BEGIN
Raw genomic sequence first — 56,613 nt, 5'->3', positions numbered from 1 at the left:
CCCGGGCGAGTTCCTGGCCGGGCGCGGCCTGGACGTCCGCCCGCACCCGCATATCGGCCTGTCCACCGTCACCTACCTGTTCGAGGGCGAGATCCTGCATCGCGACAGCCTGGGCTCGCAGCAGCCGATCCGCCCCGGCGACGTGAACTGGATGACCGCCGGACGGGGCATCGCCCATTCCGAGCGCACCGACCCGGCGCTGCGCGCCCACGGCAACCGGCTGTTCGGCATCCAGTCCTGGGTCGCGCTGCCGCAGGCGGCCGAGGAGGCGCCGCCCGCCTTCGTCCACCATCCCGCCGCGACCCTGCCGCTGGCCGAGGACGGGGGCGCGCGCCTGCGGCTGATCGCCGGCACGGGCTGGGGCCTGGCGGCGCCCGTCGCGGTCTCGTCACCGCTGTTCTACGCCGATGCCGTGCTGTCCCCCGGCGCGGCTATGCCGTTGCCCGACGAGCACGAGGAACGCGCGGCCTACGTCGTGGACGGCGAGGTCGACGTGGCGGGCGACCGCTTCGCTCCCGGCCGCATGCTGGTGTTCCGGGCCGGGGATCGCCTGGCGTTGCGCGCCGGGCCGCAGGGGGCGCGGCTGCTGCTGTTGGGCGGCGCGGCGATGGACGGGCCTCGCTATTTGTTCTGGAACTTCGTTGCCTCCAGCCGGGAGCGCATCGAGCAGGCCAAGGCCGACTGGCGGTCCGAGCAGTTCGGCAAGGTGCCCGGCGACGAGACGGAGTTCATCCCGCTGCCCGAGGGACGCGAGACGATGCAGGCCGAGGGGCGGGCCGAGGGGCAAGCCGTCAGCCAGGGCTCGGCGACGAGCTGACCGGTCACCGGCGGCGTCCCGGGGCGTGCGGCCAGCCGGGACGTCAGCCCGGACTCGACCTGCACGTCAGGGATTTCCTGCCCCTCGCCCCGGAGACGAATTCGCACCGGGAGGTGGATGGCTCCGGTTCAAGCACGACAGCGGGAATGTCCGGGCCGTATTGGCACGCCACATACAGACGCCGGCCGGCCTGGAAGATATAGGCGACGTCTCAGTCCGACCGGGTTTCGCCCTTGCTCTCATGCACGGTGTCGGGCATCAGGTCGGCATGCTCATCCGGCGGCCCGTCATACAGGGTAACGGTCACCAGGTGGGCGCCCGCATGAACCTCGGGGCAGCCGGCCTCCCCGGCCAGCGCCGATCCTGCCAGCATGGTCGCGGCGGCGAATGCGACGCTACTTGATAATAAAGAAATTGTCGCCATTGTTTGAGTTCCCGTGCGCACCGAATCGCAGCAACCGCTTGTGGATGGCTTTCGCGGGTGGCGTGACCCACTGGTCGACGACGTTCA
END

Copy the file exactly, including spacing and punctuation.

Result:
Raw genomic sequence first — 56,613 nt, 5'->3', positions numbered from 1 at the left:
CCCGGGCGAGTTCCTGGCCGGGCGCGGCCTGGACGTCCGCCCGCACCCGCATATCGGCCTGTCCACCGTCACCTACCTGTTCGAGGGCGAGATCCTGCATCGCGACAGCCTGGGCTCGCAGCAGCCGATCCGCCCCGGCGACGTGAACTGGATGACCGCCGGACGGGGCATCGCCCATTCCGAGCGCACCGACCCGGCGCTGCGCGCCCACGGCAACCGGCTGTTCGGCATCCAGTCCTGGGTCGCGCTGCCGCAGGCGGCCGAGGAGGCGCCGCCCGCCTTCGTCCACCATCCCGCCGCGACCCTGCCGCTGGCCGAGGACGGGGGCGCGCGCCTGCGGCTGATCGCCGGCACGGGCTGGGGCCTGGCGGCGCCCGTCGCGGTCTCGTCACCGCTGTTCTACGCCGATGCCGTGCTGTCCCCCGGCGCGGCTATGCCGTTGCCCGACGAGCACGAGGAACGCGCGGCCTACGTCGTGGACGGCGAGGTCGACGTGGCGGGCGACCGCTTCGCTCCCGGCCGCATGCTGGTGTTCCGGGCCGGGGATCGCCTGGCGTTGCGCGCCGGGCCGCAGGGGGCGCGGCTGCTGCTGTTGGGCGGCGCGGCGATGGACGGGCCTCGCTATTTGTTCTGGAACTTCGTTGCCTCCAGCCGGGAGCGCATCGAGCAGGCCAAGGCCGACTGGCGGTCCGAGCAGTTCGGCAAGGTGCCCGGCGACGAGACGGAGTTCATCCCGCTGCCCGAGGGACGCGAGACGATGCAGGCCGAGGGGCGGGCCGAGGGGCAAGCCGTCAGCCAGGGCTCGGCGACGAGCTGACCGGTCACCGGCGGCGTCCCGGGGCGTGCGGCCAGCCGGGACGTCAGCCCGGACTCGACCTGCACGTCAGGGATTTCCTGCCCCTCGCCCCGGAGACGAATTCGCACCGGGAGGTGGATGGCTCCGGTTCAAGCACGACAGCGGGAATGTCCGGGCCGTATTGGCACGCCACATACAGACGCCGGCCGGCCTGGAAGATATAGGCGACGTCTCAGTCCGACCGGGTTTCGCCCTTGCTCTCATGCACGGTGTCGGGCATCAGGTCGGCATGCTCATCCGGCGGCCCGTCATACAGGGTAACGGTCACCAGGTGGGCGCCCGCATGAACCTCGGGGCAGCCGGCCTCCCCGGCCAGCGCCGATCCTGCCAGCATGGTCGCGGCGGCGAATGCGACGCTACTTGATAATAAAGAAATTGTCGCCATTGTTTGAGTTCCCGTGCGCACCGAATCGCAGCAACCGCTTGTGGATGGCTTTCGCGGGTGGCGTGACCCACTGGTCGACGACGTTCA